3 Smart and Simple Ways to Start Investing

Published on Apr 19 2013 // Written By // Investing

InvestingWhen you want to start saving money for the future, the information out there can be completely overwhelming. So below, I’ve included three smart and simple ways to get your retirement savings off to a good start.

1. Get Your Full Company 401k Match

During the financial crash of 2008, many companies stopped or severely dropped their 401k matching program. However, today, the amount of companies who are offering matches to their employees is up, and yet there are still so many employees who don’t take advantage of it.

There are many different types of company match programs, so you’ll need to check with your company’s HR department to learn the specifics of yours. Essentially, a 401k match is when your company agrees to match your 401k contributions up to a certain percentage. Many people lose money by “front-loading” their 401k, which means they deposit a large lump sum into their 401k at the beginning of the year. 

This is actually detrimental to many people because most employers match 401k contributions on a payroll basis, so if you put all your money in at one time, you could miss out on their match. Additionally, many people don’t realize that they have to actually contribute a certain percentage of their paychecks to their 401ks to receive a match. So, you could be diligently putting money into your 401k each month, but it might not be enough to receive a company match. As stated, check with your HR department to make sure you understand your company’s match policy.

Most importantly, don’t be afraid or hesitant to ask as many questions as possible about your 401k matching program. After all, it’s your retirement money and your company’s free contribution money that you could be missing out on.

2. Open an IRA

An IRA, or an “Individual Retirement Account” is a great way to save additional money for your retirement in conjunction with your 401k. It also works well if your company does not offer you a 401k or if you are self-employed. However, it’s important to note that you can’t contribute to one if you make more than $127,000 a year for an individual or $188,000 a year for a couple filing jointly so they are not for everyone.

Opening an IRA is surprisingly easy. All you need to do is choose a reputable company like Vanguard or Charles Schwab, put in your information, and create an account. It literally only takes a few minutes. You’ll also want to decide which type of an IRA you want. The two most common types are a Traditional IRA and a Roth IRA.

A Traditional IRA is deductible. If you make $32,000 a year and you put $2,000 in your Traditional IRA, then you are only taxed on $30,000 worth of income. However, you do have to pay taxes on what you earn at the end when you withdraw your earnings. If you don’t want to do that, you can open a Roth IRA. For a Roth IRA, you aren’t taxed at the end, but you also don’t get to deduct what you put in from your income. It’s important to note that IRA’s max out at $5,500 per year for those who are under 50 years old and $6,500 for those who are over 50, so be sure that you also have other forms of retirement accounts in addition to your IRA.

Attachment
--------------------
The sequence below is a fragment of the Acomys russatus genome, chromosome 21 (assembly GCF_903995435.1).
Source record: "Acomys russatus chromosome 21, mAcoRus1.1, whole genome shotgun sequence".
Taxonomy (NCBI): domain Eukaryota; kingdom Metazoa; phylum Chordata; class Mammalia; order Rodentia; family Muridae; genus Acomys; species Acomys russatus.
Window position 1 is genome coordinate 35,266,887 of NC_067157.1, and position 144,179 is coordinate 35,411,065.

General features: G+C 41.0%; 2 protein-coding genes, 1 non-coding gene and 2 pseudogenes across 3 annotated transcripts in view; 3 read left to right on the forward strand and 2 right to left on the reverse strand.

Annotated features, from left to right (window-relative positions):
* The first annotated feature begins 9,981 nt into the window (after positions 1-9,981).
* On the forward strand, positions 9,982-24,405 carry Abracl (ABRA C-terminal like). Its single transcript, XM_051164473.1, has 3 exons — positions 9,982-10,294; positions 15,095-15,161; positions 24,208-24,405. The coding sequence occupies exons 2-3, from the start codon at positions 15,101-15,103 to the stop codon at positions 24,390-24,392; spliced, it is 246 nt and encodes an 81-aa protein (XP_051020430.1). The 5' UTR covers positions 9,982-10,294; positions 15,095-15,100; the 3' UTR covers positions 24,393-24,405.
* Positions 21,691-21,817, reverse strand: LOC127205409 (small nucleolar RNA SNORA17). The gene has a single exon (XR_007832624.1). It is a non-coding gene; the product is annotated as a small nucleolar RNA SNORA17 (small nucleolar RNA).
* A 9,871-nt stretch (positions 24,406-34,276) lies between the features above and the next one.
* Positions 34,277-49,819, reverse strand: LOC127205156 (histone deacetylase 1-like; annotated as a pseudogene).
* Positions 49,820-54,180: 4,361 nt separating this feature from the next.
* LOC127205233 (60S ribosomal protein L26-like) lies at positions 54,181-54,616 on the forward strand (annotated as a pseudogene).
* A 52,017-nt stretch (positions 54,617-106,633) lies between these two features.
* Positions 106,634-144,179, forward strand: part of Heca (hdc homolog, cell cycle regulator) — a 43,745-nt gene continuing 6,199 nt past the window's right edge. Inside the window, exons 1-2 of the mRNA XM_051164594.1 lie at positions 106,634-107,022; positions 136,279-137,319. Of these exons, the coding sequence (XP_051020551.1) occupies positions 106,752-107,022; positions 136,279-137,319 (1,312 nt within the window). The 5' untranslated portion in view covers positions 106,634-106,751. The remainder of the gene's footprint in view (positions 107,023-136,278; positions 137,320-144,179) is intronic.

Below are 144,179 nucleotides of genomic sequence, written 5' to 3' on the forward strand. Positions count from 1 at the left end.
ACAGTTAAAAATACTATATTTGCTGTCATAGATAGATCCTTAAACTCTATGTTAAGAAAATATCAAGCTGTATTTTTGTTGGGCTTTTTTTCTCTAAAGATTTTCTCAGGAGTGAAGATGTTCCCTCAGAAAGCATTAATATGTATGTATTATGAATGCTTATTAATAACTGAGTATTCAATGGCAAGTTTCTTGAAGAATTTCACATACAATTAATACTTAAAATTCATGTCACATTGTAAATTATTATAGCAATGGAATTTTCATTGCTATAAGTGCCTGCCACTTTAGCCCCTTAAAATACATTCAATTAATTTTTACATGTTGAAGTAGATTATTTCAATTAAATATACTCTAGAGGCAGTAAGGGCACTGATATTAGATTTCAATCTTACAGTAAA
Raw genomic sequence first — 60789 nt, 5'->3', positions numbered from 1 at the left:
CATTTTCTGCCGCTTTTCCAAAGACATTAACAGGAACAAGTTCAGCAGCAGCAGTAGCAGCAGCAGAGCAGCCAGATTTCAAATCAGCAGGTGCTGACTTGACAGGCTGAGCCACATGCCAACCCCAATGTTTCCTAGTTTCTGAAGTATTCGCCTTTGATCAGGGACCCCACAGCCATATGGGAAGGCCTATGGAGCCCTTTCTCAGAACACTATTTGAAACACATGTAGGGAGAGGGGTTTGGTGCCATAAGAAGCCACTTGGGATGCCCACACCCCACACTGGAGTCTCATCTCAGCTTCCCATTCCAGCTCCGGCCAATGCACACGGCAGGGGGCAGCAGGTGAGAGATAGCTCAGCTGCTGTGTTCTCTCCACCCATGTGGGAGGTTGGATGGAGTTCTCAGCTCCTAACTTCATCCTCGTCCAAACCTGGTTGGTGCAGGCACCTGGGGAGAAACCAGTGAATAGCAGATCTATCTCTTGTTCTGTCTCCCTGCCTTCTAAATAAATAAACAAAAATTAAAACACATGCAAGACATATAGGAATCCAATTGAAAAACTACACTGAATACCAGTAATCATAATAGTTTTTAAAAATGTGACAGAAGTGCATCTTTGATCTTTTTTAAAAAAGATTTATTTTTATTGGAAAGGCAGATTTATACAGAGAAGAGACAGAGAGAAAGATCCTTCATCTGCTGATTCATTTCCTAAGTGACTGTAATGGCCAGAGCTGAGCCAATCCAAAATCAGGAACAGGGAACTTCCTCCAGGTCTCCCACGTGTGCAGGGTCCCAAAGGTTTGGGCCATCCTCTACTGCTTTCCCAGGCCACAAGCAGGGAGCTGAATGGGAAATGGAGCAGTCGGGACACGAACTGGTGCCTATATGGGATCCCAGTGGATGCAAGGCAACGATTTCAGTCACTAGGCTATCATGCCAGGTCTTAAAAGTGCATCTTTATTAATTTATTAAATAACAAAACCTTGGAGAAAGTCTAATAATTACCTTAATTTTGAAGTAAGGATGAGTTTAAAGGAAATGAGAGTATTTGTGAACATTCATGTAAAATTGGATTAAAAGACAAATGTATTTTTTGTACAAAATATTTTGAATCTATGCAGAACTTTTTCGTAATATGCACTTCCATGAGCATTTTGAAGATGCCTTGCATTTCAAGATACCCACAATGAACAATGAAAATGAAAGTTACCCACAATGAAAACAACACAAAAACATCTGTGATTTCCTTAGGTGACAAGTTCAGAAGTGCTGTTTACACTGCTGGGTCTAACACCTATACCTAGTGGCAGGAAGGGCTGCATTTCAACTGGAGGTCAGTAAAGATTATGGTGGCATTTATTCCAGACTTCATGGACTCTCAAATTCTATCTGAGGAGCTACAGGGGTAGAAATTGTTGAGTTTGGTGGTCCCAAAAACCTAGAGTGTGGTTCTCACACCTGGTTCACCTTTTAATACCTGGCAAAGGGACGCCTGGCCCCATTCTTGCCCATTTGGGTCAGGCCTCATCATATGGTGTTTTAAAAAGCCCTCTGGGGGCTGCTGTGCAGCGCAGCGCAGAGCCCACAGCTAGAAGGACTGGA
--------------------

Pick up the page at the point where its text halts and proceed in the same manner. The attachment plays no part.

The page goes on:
3. Diversify Your Investments

Diversifying your investments means that you don’t want to put all of your money in one place. So, you don’t want to have 100% stocks in your portfolio in case the stock market crashes. Similarly, you don’t want to put all of your money in real estate in case the market experiences a severe decline again. So, the best way to ensure your investments will give you a good return is to diversify. Most people invest in stocks and bonds in addition to a few other forms of investments like foreign investments, real estate, and cash equivalents.

If you are unfamiliar with investing, a good first step would be to speak to a financial advisor. You can find a financial advisor through the advice of friends or in house at your bank. It’s best to work with one who doesn’t mind explaining investment in layman’s terms so that you are just as much of a part of your investment future as they are.

Your advisor will help you decide if you should be an aggressive or a conservative investor. If you’re young, you can afford to be more aggressive and then make your portfolio more conservative as you get older. They can also help you to decide what percentage of stocks and bonds should be in your portfolio.

What other tips do you have for someone who wants to start investing?

Photo Credit: FreeDigitalPhotos.net



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About

Catherine Alford is a freelance writer who currently lives in the Caribbean with her husband and spoiled pup, Julep. She enjoys writing about spending less and living more on her personal finance blog, www.BudgetBlonde.com

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